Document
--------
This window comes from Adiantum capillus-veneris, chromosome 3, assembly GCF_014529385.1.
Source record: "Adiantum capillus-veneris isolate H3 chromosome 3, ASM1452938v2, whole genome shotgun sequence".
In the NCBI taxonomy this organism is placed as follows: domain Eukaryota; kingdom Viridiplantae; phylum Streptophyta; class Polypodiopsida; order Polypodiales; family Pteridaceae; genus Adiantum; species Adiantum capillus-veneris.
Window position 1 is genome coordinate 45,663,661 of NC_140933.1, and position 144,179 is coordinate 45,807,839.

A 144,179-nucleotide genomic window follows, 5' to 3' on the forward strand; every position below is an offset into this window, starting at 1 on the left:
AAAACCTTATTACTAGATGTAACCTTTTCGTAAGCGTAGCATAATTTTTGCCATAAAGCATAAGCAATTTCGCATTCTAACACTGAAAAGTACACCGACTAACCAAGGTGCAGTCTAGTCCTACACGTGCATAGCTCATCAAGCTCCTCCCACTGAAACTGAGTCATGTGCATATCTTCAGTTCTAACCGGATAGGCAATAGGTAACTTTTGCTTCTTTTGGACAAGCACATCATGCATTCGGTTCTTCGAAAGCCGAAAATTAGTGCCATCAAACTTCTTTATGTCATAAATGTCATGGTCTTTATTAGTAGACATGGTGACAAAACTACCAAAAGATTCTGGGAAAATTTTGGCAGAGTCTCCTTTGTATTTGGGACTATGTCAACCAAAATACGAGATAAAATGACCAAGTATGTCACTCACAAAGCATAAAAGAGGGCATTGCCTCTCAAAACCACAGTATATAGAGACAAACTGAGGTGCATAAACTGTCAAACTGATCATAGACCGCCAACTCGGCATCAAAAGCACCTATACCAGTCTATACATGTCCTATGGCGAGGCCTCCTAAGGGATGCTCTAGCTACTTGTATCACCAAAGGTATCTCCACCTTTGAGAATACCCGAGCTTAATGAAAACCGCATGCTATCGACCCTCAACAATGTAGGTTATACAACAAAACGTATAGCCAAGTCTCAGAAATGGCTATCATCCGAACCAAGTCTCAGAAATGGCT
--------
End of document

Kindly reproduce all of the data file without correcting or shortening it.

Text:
This window comes from Adiantum capillus-veneris, chromosome 3, assembly GCF_014529385.1.
Source record: "Adiantum capillus-veneris isolate H3 chromosome 3, ASM1452938v2, whole genome shotgun sequence".
In the NCBI taxonomy this organism is placed as follows: domain Eukaryota; kingdom Viridiplantae; phylum Streptophyta; class Polypodiopsida; order Polypodiales; family Pteridaceae; genus Adiantum; species Adiantum capillus-veneris.
Window position 1 is genome coordinate 45,663,661 of NC_140933.1, and position 144,179 is coordinate 45,807,839.

A 144,179-nucleotide genomic window follows, 5' to 3' on the forward strand; every position below is an offset into this window, starting at 1 on the left:
AAAACCTTATTACTAGATGTAACCTTTTCGTAAGCGTAGCATAATTTTTGCCATAAAGCATAAGCAATTTCGCATTCTAACACTGAAAAGTACACCGACTAACCAAGGTGCAGTCTAGTCCTACACGTGCATAGCTCATCAAGCTCCTCCCACTGAAACTGAGTCATGTGCATATCTTCAGTTCTAACCGGATAGGCAATAGGTAACTTTTGCTTCTTTTGGACAAGCACATCATGCATTCGGTTCTTCGAAAGCCGAAAATTAGTGCCATCAAACTTCTTTATGTCATAAATGTCATGGTCTTTATTAGTAGACATGGTGACAAAACTACCAAAAGATTCTGGGAAAATTTTGGCAGAGTCTCCTTTGTATTTGGGACTATGTCAACCAAAATACGAGATAAAATGACCAAGTATGTCACTCACAAAGCATAAAAGAGGGCATTGCCTCTCAAAACCACAGTATATAGAGACAAACTGAGGTGCATAAACTGTCAAACTGATCATAGACCGCCAACTCGGCATCAAAAGCACCTATACCAGTCTATACATGTCCTATGGCGAGGCCTCCTAAGGGATGCTCTAGCTACTTGTATCACCAAAGGTATCTCCACCTTTGAGAATACCCGAGCTTAATGAAAACCGCATGCTATCGACCCTCAACAATGTAGGTTATACAACAAAACGTATAGCCAAGTCTCAGAAATGGCTATCATCCGAACCAAGTCTCAGAAATGGCT